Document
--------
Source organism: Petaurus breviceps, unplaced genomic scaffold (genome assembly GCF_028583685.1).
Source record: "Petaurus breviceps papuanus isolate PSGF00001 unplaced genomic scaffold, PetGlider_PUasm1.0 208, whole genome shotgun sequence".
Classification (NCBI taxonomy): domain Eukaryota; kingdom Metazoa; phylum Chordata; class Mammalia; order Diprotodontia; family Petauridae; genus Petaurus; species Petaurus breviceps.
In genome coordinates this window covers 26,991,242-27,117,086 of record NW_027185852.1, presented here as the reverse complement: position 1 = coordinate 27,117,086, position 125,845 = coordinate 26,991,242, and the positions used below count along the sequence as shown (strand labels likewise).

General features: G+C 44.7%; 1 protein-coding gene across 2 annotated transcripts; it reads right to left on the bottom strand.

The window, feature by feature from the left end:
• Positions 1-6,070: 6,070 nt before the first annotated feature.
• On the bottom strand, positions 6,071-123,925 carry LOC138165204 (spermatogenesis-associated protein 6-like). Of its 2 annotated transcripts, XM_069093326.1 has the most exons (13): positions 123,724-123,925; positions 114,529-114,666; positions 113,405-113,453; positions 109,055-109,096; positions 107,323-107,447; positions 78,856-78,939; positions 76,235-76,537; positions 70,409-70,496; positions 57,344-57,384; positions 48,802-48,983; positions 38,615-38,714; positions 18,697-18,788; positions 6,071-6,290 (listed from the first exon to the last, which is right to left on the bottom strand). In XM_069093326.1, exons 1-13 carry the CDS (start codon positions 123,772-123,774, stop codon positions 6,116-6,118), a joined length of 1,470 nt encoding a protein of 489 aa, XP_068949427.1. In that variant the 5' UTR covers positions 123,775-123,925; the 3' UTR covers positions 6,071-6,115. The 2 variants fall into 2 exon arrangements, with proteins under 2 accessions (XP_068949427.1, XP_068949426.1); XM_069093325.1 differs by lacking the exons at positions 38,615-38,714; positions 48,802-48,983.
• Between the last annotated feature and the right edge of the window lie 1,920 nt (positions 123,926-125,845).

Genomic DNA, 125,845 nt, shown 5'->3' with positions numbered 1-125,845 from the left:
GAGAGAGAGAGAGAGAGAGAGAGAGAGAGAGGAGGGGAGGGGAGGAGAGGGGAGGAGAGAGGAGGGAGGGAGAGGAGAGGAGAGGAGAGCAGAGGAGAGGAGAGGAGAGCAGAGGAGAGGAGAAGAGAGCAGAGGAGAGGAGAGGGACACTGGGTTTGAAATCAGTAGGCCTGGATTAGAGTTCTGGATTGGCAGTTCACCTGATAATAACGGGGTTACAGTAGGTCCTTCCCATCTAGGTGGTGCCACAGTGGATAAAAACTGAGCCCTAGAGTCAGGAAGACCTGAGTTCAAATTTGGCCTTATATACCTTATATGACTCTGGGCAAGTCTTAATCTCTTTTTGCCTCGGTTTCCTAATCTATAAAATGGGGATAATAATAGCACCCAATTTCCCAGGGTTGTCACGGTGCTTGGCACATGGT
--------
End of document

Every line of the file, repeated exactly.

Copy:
Source organism: Petaurus breviceps, unplaced genomic scaffold (genome assembly GCF_028583685.1).
Source record: "Petaurus breviceps papuanus isolate PSGF00001 unplaced genomic scaffold, PetGlider_PUasm1.0 208, whole genome shotgun sequence".
Classification (NCBI taxonomy): domain Eukaryota; kingdom Metazoa; phylum Chordata; class Mammalia; order Diprotodontia; family Petauridae; genus Petaurus; species Petaurus breviceps.
In genome coordinates this window covers 26,991,242-27,117,086 of record NW_027185852.1, presented here as the reverse complement: position 1 = coordinate 27,117,086, position 125,845 = coordinate 26,991,242, and the positions used below count along the sequence as shown (strand labels likewise).

General features: G+C 44.7%; 1 protein-coding gene across 2 annotated transcripts; it reads right to left on the bottom strand.

The window, feature by feature from the left end:
• Positions 1-6,070: 6,070 nt before the first annotated feature.
• On the bottom strand, positions 6,071-123,925 carry LOC138165204 (spermatogenesis-associated protein 6-like). Of its 2 annotated transcripts, XM_069093326.1 has the most exons (13): positions 123,724-123,925; positions 114,529-114,666; positions 113,405-113,453; positions 109,055-109,096; positions 107,323-107,447; positions 78,856-78,939; positions 76,235-76,537; positions 70,409-70,496; positions 57,344-57,384; positions 48,802-48,983; positions 38,615-38,714; positions 18,697-18,788; positions 6,071-6,290 (listed from the first exon to the last, which is right to left on the bottom strand). In XM_069093326.1, exons 1-13 carry the CDS (start codon positions 123,772-123,774, stop codon positions 6,116-6,118), a joined length of 1,470 nt encoding a protein of 489 aa, XP_068949427.1. In that variant the 5' UTR covers positions 123,775-123,925; the 3' UTR covers positions 6,071-6,115. The 2 variants fall into 2 exon arrangements, with proteins under 2 accessions (XP_068949427.1, XP_068949426.1); XM_069093325.1 differs by lacking the exons at positions 38,615-38,714; positions 48,802-48,983.
• Between the last annotated feature and the right edge of the window lie 1,920 nt (positions 123,926-125,845).

Genomic DNA, 125,845 nt, shown 5'->3' with positions numbered 1-125,845 from the left:
GAGAGAGAGAGAGAGAGAGAGAGAGAGAGAGGAGGGGAGGGGAGGAGAGGGGAGGAGAGAGGAGGGAGGGAGAGGAGAGGAGAGGAGAGCAGAGGAGAGGAGAGGAGAGCAGAGGAGAGGAGAAGAGAGCAGAGGAGAGGAGAGGGACACTGGGTTTGAAATCAGTAGGCCTGGATTAGAGTTCTGGATTGGCAGTTCACCTGATAATAACGGGGTTACAGTAGGTCCTTCCCATCTAGGTGGTGCCACAGTGGATAAAAACTGAGCCCTAGAGTCAGGAAGACCTGAGTTCAAATTTGGCCTTATATACCTTATATGACTCTGGGCAAGTCTTAATCTCTTTTTGCCTCGGTTTCCTAATCTATAAAATGGGGATAATAATAGCACCCAATTTCCCAGGGTTGTCACGGTGCTTGGCACATGGT